The Royal Correspondent at the Daily Express embarked on a baffling rant on Friday, questioning Kensington Palace over its stance on the sickening tricks of the paparazzi and the harassment of Prince George. The Palace sent an excoriating letter about the press on Friday morning, detailing the “disturbing” tactics employed by photographers looking to land a lucrative snap of the young Royal.
The letter read: “One recent incident – just last week – was disturbing, but not at all uncommon. A photographer rented a car and parked in a discreet location outside a children's play area. Already concealed by darkened windows, he took the added step of hanging sheets inside the vehicle and created a hide stocked with food and drinks to get him through a full day of surveillance, waiting in hope to capture images of Prince George. Police discovered him lying down in the boot of the vehicle attempting to shoot photos with a long lens through a small gap in his hide.”
Following publication of the missive, Richard Palmer, a veteran hack on the mid-market tabloid, took to Twitter to berate the palace for not allowing a “free press” to take unsolicited images of the family.
It can't be nice for the Cambridges to think every time their children go out someone could be watching but does that go with the territory?— Richard Palmer (@RoyalReporter) August 14, 2015
I think Kensington Palace needs to explain in what circumstances a free press should be able to take photos of the Cambridge family off duty— Richard Palmer (@RoyalReporter) August 14, 2015
The palace's control freakery has exacerbated the problem. eg Most regular royal photographers were banned from Charlotte's christening.— Richard Palmer (@RoyalReporter) August 14, 2015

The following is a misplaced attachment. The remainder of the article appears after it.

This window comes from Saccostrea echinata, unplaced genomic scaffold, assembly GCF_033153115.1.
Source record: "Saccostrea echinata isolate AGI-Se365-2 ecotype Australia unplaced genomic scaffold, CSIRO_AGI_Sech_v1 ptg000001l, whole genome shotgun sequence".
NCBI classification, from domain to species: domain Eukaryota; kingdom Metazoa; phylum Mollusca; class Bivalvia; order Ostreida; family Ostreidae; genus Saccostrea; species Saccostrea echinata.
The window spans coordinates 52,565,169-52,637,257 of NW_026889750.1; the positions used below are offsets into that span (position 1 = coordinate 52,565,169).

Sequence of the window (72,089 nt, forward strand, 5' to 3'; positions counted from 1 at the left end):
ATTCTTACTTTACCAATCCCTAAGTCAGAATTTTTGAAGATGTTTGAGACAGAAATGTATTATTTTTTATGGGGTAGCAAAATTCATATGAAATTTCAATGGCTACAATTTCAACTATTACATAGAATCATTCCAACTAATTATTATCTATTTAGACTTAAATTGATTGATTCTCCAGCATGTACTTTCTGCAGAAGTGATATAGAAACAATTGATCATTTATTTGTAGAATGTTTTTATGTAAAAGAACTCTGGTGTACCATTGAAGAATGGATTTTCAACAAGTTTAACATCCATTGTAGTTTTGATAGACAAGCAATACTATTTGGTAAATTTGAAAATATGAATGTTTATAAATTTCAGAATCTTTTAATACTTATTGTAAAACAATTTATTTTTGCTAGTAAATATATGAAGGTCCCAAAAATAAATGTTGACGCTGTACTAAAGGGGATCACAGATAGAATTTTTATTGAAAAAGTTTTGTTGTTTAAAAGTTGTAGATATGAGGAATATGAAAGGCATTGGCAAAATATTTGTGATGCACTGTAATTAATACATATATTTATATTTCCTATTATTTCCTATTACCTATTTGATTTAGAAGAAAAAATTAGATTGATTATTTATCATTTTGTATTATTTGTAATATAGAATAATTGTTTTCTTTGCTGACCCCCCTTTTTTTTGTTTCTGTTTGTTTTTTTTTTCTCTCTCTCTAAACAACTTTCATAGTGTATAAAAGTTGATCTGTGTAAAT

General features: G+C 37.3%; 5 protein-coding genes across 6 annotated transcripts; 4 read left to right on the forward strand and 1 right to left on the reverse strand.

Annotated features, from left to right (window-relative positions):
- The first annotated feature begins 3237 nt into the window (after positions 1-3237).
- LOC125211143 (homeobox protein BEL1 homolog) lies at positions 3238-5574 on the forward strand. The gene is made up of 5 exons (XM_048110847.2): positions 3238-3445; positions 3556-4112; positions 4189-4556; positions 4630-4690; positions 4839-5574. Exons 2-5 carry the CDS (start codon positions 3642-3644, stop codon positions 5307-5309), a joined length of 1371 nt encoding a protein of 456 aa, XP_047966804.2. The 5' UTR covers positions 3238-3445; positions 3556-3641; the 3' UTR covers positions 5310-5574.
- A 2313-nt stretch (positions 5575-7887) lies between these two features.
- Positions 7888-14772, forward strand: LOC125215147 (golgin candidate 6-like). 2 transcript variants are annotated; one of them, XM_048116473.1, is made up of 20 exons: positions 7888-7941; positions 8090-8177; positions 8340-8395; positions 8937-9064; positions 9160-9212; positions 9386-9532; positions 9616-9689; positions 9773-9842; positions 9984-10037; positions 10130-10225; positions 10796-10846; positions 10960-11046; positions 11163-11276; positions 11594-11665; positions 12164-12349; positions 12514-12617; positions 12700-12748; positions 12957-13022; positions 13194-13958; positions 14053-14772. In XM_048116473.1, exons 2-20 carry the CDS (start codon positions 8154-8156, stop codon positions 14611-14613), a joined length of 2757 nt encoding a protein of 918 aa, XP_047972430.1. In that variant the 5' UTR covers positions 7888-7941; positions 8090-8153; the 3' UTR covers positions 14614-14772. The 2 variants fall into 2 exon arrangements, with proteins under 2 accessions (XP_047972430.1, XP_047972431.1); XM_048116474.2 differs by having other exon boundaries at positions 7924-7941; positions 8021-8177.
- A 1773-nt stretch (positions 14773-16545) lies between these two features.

Prince Harry is as controlling as William and Kate. At Royal Ascot, he tried to stop a photographer taking pics of him in the parade ring.— Richard Palmer (@RoyalReporter) August 14, 2015
Are we saying nobody's kids should be photographed anywhere in the world if out in public having fun? Or is it special treatment for royals?— Richard Palmer (@RoyalReporter) August 14, 2015
Most respondents questioned how Palmer would feel if his own children were being harassed. The reporter later claimed he was simply trying to present "both sides" of the argument.
@RoyalReporter The wishes of the parents should be respected. Their children's welfare and safety is more important than selling papers!— Jane Ellen (@imjaneellen) August 14, 2015
@jayrobin19 I'm just trying to present both sides and not be a palace mouthpiece. If I was doing their job I'd be trying to stop these pics.— Richard Palmer (@RoyalReporter) August 14, 2015
The Express has gained an unwelcome reputation in recent decades for its reliance on Royal stories, whether factual or not. It also has an editorial penchant for front page splashes on Alzheimer’s, blood pressure, diabetes, lost children and the weather.
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